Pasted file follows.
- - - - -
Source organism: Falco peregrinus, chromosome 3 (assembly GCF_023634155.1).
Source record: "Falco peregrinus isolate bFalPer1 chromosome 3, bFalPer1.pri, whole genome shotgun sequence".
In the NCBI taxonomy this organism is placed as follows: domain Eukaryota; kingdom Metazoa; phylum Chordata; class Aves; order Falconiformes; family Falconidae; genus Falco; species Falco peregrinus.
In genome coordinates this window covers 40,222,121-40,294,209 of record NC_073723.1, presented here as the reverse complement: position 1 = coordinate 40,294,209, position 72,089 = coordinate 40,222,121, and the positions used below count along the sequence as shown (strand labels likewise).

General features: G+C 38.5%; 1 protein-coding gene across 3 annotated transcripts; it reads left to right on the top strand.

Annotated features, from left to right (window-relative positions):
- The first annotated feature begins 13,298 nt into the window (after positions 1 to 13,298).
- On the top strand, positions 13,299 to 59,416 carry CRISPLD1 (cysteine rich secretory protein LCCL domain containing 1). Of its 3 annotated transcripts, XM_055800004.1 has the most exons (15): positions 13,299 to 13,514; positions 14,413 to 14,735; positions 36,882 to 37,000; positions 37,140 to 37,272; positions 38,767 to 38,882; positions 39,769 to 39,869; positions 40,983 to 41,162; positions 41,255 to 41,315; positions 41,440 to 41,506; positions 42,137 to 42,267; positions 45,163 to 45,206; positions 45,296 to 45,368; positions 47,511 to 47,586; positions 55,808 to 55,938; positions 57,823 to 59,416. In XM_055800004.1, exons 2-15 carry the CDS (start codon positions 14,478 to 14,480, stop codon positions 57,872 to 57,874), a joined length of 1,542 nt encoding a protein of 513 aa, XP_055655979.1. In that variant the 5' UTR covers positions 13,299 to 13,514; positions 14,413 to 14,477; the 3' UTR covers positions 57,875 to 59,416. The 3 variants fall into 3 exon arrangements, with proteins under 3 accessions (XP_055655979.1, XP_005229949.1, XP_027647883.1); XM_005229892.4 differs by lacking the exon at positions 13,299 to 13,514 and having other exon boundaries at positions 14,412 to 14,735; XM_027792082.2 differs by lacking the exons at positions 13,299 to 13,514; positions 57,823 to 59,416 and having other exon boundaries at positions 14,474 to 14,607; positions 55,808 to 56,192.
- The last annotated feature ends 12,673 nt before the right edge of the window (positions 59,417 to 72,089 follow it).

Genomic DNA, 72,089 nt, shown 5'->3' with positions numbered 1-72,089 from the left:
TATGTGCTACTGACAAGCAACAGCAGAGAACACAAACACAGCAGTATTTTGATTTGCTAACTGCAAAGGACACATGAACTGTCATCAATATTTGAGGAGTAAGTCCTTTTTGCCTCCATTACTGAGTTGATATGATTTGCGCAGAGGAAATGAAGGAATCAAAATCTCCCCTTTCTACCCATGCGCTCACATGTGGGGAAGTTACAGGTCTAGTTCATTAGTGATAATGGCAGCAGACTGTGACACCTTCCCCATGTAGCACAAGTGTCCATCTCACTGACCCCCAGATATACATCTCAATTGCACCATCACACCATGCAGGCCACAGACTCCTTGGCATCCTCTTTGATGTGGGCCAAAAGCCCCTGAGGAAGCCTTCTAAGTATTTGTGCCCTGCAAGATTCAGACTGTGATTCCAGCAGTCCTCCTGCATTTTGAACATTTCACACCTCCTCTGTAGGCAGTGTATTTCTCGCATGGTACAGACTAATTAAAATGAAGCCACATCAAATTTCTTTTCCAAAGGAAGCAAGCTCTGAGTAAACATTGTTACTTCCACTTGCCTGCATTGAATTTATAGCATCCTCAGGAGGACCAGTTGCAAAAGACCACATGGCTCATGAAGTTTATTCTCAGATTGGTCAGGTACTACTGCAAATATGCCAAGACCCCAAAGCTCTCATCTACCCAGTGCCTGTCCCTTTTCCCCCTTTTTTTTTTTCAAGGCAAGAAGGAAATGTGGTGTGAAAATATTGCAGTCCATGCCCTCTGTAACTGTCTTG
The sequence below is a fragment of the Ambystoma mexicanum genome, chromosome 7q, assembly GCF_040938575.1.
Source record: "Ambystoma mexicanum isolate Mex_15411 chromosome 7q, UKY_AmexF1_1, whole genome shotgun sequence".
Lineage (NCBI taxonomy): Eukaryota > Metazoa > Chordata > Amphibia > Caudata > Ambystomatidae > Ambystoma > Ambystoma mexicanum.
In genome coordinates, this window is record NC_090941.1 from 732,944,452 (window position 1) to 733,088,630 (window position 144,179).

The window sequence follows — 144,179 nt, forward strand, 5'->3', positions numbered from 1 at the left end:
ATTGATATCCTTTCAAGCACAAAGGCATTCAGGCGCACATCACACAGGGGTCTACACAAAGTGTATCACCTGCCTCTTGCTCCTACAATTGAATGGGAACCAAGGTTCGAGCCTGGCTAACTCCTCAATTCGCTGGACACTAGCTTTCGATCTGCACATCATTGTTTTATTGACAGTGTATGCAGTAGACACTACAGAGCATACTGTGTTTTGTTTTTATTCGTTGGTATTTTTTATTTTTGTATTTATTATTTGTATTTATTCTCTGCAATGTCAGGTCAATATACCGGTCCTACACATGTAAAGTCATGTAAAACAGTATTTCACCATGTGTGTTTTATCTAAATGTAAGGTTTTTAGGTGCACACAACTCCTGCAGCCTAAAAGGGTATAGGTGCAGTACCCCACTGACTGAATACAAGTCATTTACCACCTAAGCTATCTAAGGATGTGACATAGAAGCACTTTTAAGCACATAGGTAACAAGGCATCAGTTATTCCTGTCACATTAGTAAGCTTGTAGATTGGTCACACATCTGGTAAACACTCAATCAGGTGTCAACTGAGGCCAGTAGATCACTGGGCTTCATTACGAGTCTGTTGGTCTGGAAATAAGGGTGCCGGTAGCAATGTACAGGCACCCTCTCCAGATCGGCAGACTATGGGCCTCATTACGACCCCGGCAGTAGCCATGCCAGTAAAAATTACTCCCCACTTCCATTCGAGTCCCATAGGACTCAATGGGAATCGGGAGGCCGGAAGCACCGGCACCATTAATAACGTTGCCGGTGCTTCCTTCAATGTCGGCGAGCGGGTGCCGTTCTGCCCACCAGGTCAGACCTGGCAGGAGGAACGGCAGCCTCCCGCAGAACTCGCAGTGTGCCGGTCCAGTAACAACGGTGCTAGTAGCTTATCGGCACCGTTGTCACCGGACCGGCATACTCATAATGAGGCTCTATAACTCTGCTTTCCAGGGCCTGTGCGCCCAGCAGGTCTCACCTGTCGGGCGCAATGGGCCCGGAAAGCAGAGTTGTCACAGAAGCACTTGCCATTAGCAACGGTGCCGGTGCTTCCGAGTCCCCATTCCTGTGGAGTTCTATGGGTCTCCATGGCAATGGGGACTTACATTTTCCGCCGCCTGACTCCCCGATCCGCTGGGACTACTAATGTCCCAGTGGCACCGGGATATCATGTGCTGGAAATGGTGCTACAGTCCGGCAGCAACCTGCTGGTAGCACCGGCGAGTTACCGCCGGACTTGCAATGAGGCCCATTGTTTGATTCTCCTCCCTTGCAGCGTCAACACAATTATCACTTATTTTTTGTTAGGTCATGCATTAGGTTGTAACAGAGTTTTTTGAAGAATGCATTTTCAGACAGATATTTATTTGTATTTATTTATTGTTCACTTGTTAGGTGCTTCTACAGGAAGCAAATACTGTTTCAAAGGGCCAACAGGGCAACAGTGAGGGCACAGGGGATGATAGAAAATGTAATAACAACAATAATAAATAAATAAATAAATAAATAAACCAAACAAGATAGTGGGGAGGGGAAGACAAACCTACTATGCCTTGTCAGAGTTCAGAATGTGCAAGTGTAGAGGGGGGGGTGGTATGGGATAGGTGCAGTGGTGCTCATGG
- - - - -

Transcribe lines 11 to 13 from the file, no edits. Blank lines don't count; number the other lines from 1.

TATGTGCTACTGACAAGCAACAGCAGAGAACACAAACACAGCAGTATTTTGATTTGCTAACTGCAAAGGACACATGAACTGTCATCAATATTTGAGGAGTAAGTCCTTTTTGCCTCCATTACTGAGTTGATATGATTTGCGCAGAGGAAATGAAGGAATCAAAATCTCCCCTTTCTACCCATGCGCTCACATGTGGGGAAGTTACAGGTCTAGTTCATTAGTGATAATGGCAGCAGACTGTGACACCTTCCCCATGTAGCACAAGTGTCCATCTCACTGACCCCCAGATATACATCTCAATTGCACCATCACACCATGCAGGCCACAGACTCCTTGGCATCCTCTTTGATGTGGGCCAAAAGCCCCTGAGGAAGCCTTCTAAGTATTTGTGCCCTGCAAGATTCAGACTGTGATTCCAGCAGTCCTCCTGCATTTTGAACATTTCACACCTCCTCTGTAGGCAGTGTATTTCTCGCATGGTACAGACTAATTAAAATGAAGCCACATCAAATTTCTTTTCCAAAGGAAGCAAGCTCTGAGTAAACATTGTTACTTCCACTTGCCTGCATTGAATTTATAGCATCCTCAGGAGGACCAGTTGCAAAAGACCACATGGCTCATGAAGTTTATTCTCAGATTGGTCAGGTACTACTGCAAATATGCCAAGACCCCAAAGCTCTCATCTACCCAGTGCCTGTCCCTTTTCCCCCTTTTTTTTTTTCAAGGCAAGAAGGAAATGTGGTGTGAAAATATTGCAGTCCATGCCCTCTGTAACTGTCTTG
The sequence below is a fragment of the Ambystoma mexicanum genome, chromosome 7q, assembly GCF_040938575.1.
Source record: "Ambystoma mexicanum isolate Mex_15411 chromosome 7q, UKY_AmexF1_1, whole genome shotgun sequence".